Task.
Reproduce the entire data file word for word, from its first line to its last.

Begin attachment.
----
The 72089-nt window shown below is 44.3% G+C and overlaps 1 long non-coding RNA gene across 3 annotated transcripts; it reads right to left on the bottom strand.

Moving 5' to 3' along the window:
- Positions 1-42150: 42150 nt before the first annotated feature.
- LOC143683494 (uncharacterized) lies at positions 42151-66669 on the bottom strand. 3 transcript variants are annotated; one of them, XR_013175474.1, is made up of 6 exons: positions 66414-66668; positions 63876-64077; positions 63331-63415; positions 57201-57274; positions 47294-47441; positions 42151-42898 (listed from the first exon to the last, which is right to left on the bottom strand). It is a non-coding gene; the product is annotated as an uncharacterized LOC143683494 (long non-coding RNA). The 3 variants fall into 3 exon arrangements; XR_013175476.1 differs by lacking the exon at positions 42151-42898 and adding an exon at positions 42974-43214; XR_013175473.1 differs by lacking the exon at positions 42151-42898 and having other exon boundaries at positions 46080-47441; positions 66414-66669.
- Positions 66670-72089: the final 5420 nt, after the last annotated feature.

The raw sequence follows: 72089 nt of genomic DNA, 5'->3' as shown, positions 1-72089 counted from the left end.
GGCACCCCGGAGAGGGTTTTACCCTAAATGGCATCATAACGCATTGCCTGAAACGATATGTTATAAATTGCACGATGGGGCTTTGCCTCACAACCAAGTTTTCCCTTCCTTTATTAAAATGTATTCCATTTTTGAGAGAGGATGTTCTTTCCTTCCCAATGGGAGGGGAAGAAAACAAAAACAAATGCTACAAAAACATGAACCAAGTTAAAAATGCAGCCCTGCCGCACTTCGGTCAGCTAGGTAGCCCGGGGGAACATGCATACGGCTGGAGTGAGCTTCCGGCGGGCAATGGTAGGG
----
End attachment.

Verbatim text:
The 72089-nt window shown below is 44.3% G+C and overlaps 1 long non-coding RNA gene across 3 annotated transcripts; it reads right to left on the bottom strand.

Moving 5' to 3' along the window:
- Positions 1-42150: 42150 nt before the first annotated feature.
- LOC143683494 (uncharacterized) lies at positions 42151-66669 on the bottom strand. 3 transcript variants are annotated; one of them, XR_013175474.1, is made up of 6 exons: positions 66414-66668; positions 63876-64077; positions 63331-63415; positions 57201-57274; positions 47294-47441; positions 42151-42898 (listed from the first exon to the last, which is right to left on the bottom strand). It is a non-coding gene; the product is annotated as an uncharacterized LOC143683494 (long non-coding RNA). The 3 variants fall into 3 exon arrangements; XR_013175476.1 differs by lacking the exon at positions 42151-42898 and adding an exon at positions 42974-43214; XR_013175473.1 differs by lacking the exon at positions 42151-42898 and having other exon boundaries at positions 46080-47441; positions 66414-66669.
- Positions 66670-72089: the final 5420 nt, after the last annotated feature.

The raw sequence follows: 72089 nt of genomic DNA, 5'->3' as shown, positions 1-72089 counted from the left end.
GGCACCCCGGAGAGGGTTTTACCCTAAATGGCATCATAACGCATTGCCTGAAACGATATGTTATAAATTGCACGATGGGGCTTTGCCTCACAACCAAGTTTTCCCTTCCTTTATTAAAATGTATTCCATTTTTGAGAGAGGATGTTCTTTCCTTCCCAATGGGAGGGGAAGAAAACAAAAACAAATGCTACAAAAACATGAACCAAGTTAAAAATGCAGCCCTGCCGCACTTCGGTCAGCTAGGTAGCCCGGGGGAACATGCATACGGCTGGAGTGAGCTTCCGGCGGGCAATGGTAGGG